The Bunker Hill Fire Station was built in 2004 to house three volunteer fire departments, consolidating the Brentwood, Mount Rainier and Cottage City volunteer squads under one roof and supplementing its services with professional county fire and rescue personnel from one centralized location. But today – through a mix of county volunteer fire department oversight policies and cliquish infighting between volunteer fire squads working in close quarters – only one volunteer fire department remains active at Bunker Hill: the Brentwood Volunteer Fire Department. To the casual observer, it may not seem like much has changed. Fire and emergency medical vehicles bearing the livery of Bunker Hill’s three founding volunteer fire associations still respond to calls as needed, but they are operated by either volunteers from Brentwood or county staff personnel. “We have basically been put out of business by the county,” said Mount Rainier Volunteer Fire Department president John Mutchler in a July 2018 interview.
Editor’s note: This letter is in response to an opinion article by Thomas Stone Elementary parent Sarah Christopherson alleging mismanagement and confusion of the school’s first-day of class activities.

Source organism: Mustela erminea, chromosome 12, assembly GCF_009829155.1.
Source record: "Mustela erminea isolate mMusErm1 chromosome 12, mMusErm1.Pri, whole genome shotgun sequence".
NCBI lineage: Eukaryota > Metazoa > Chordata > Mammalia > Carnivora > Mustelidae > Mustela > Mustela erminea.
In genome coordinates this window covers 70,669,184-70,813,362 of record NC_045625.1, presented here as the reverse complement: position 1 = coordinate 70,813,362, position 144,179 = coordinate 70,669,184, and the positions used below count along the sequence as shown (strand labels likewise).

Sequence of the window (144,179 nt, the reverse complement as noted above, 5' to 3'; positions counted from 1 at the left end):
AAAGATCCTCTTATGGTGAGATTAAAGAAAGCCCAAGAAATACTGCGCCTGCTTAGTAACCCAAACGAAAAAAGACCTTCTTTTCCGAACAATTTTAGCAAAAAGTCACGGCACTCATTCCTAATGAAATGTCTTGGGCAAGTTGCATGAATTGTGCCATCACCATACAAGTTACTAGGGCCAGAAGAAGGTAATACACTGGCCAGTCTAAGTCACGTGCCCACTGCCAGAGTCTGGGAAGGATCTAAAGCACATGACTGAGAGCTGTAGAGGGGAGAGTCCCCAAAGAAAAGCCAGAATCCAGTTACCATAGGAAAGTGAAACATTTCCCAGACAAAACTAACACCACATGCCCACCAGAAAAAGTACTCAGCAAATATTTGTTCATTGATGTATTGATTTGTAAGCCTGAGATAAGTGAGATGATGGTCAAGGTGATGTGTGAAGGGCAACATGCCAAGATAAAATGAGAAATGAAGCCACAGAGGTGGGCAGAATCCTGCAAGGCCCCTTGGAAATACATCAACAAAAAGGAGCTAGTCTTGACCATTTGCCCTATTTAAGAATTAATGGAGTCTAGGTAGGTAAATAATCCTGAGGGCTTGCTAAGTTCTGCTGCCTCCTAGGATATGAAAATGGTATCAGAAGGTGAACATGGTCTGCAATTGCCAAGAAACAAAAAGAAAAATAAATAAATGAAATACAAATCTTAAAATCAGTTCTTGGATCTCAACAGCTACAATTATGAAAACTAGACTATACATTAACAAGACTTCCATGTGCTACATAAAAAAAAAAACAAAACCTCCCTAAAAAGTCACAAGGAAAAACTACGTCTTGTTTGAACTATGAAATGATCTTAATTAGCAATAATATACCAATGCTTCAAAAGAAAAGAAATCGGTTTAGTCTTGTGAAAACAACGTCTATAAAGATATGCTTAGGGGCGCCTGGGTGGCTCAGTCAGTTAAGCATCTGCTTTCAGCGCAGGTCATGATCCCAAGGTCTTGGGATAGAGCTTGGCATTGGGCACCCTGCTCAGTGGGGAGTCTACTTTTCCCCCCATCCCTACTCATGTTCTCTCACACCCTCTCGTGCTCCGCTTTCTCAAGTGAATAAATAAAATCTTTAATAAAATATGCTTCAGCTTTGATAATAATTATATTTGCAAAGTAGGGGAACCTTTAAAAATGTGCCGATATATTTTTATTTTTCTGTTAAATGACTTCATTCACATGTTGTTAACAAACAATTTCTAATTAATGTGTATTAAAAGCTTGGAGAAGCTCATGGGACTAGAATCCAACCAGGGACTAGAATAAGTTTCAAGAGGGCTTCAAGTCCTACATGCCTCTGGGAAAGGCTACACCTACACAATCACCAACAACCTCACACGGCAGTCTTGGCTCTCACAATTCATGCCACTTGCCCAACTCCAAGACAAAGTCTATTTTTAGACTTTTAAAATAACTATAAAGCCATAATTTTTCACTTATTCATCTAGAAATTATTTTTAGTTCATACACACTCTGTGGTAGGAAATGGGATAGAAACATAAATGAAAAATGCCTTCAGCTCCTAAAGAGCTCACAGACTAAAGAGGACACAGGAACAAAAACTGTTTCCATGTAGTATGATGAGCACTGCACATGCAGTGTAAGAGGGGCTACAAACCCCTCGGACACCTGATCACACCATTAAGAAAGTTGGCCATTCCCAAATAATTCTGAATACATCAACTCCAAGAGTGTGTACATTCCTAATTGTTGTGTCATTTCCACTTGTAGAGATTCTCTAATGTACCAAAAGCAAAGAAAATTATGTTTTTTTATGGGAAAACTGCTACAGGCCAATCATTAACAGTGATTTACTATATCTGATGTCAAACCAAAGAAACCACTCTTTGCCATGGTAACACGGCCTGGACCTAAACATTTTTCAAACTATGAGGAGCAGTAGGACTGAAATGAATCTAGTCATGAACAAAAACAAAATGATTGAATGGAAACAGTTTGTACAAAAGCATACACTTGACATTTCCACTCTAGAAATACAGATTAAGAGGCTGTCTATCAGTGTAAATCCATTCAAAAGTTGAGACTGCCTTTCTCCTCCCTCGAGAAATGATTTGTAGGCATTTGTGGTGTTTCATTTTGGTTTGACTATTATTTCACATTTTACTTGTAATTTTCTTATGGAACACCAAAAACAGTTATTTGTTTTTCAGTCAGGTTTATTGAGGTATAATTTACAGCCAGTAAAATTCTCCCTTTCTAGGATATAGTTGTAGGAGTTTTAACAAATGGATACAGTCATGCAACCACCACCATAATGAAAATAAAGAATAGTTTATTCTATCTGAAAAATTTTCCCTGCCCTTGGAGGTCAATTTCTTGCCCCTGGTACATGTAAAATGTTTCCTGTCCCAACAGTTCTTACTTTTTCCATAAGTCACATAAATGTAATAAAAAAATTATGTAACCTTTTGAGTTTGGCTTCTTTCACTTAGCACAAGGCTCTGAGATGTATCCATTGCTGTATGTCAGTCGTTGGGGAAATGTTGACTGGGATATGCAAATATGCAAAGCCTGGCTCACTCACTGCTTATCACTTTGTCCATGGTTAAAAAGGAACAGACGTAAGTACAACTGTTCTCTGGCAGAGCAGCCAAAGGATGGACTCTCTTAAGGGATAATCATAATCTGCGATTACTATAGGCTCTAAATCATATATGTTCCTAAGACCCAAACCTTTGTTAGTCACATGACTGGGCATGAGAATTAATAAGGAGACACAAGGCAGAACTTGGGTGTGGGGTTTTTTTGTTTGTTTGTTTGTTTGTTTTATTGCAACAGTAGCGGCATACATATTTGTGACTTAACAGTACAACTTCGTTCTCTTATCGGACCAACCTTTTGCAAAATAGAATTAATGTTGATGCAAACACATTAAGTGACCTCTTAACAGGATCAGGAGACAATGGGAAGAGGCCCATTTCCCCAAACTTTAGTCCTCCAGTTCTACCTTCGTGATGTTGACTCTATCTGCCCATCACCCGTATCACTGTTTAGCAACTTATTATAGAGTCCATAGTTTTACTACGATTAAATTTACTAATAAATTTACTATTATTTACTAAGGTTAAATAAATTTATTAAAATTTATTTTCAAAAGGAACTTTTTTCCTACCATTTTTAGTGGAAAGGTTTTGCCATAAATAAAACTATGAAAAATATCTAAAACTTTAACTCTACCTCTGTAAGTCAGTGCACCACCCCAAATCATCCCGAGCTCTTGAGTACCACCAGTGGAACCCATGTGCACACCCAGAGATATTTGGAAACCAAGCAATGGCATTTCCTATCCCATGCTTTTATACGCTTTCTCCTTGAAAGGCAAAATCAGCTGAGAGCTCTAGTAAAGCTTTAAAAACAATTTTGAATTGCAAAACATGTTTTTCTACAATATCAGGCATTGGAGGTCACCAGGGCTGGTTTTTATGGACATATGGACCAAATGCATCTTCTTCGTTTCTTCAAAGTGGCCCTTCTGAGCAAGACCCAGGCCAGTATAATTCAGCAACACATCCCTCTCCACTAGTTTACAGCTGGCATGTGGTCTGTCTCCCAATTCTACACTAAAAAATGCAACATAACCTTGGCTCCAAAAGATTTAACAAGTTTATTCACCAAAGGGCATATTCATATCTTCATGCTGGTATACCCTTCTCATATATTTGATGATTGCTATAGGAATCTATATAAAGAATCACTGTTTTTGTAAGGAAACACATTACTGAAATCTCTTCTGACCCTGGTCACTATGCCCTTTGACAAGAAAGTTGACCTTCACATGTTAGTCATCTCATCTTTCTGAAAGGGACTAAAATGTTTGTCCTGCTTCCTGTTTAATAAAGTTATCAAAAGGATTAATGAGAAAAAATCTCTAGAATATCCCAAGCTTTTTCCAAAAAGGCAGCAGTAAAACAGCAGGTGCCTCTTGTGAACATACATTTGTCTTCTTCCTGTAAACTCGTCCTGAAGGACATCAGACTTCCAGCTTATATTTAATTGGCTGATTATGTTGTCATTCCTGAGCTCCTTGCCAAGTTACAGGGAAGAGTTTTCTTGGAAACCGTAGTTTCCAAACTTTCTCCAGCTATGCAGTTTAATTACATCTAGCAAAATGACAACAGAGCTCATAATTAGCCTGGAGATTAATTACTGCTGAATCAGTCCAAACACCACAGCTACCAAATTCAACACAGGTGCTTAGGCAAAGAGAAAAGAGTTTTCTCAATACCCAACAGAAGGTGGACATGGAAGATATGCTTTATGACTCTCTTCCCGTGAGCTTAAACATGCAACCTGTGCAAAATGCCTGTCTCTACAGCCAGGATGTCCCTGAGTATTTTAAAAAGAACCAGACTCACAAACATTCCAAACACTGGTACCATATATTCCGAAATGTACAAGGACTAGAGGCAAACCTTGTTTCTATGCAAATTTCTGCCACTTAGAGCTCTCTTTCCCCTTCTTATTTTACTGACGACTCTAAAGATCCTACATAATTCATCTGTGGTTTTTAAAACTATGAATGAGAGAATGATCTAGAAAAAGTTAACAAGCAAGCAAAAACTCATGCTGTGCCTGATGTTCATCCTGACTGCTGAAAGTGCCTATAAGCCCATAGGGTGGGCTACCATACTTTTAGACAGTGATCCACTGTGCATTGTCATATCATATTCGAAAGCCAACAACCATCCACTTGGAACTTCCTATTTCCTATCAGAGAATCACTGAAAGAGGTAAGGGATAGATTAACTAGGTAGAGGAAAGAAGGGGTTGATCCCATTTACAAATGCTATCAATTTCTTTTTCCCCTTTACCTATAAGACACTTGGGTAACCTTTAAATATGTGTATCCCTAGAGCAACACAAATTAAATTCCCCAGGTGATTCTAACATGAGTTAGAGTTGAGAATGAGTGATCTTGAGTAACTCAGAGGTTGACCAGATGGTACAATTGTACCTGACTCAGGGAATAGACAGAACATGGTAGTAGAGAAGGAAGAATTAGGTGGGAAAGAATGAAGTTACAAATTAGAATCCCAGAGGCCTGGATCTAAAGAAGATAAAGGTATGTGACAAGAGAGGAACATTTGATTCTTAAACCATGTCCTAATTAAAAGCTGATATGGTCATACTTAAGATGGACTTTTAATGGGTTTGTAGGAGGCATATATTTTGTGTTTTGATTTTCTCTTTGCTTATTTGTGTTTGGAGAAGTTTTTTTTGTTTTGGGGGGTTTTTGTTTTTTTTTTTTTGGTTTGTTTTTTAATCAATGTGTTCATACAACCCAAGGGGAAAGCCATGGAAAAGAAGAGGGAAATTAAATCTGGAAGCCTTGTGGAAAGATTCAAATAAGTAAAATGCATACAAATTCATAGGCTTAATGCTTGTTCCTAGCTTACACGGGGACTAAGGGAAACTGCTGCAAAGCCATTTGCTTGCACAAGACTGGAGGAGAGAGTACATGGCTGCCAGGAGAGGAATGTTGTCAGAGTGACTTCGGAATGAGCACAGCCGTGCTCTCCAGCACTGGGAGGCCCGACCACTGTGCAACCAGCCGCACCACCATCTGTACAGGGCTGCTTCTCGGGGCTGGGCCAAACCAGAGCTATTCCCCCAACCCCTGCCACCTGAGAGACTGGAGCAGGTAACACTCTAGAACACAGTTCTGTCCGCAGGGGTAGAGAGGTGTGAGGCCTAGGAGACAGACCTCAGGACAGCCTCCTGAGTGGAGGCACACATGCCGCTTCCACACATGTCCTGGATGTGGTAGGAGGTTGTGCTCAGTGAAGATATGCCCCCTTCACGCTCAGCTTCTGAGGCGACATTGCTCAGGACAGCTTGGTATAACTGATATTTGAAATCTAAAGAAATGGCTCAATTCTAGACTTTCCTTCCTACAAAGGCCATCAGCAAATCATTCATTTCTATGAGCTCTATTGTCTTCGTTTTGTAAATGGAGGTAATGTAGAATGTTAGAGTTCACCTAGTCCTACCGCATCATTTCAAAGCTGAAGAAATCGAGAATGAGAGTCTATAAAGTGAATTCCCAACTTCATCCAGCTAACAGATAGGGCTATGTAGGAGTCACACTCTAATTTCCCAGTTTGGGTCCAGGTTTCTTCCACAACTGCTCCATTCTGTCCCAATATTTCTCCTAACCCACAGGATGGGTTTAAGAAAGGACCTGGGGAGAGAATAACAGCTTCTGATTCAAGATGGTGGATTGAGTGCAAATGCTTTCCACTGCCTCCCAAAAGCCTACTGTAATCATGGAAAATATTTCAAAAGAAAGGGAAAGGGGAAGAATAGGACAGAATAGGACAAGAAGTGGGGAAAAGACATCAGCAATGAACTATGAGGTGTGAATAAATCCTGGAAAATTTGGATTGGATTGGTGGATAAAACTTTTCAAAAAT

Prince George’s County Public Schools is aware of the experiences that Ms. Christopherson and other Thomas S. Stone Elementary parents had on the first day of school. The principal apologized to parents in a robocall Tuesday evening for not allowing them to enter the building with their child. Our Administrative Procedure requires school visitors to present government-issued identification with their name, date of birth and photo. However, there is an exception for large groups, such as visitors attending assemblies, performances or parents who wish to accompany their child to class on the first day of school. We are working closely with the school’s leadership team to maintain a welcoming and positive environment for all families in the Thomas Stone school community.
Editor’s note: Prince George’s County Public Schools has issued a response to the concerns raised in this article.
For the students and parents of Thomas Stone Elementary in Mount Rainier, the first day of school turned into a hot, lengthy, and sometimes scary ordeal thanks to the same administrative dysfunction that has regularly plagued the school in recent years.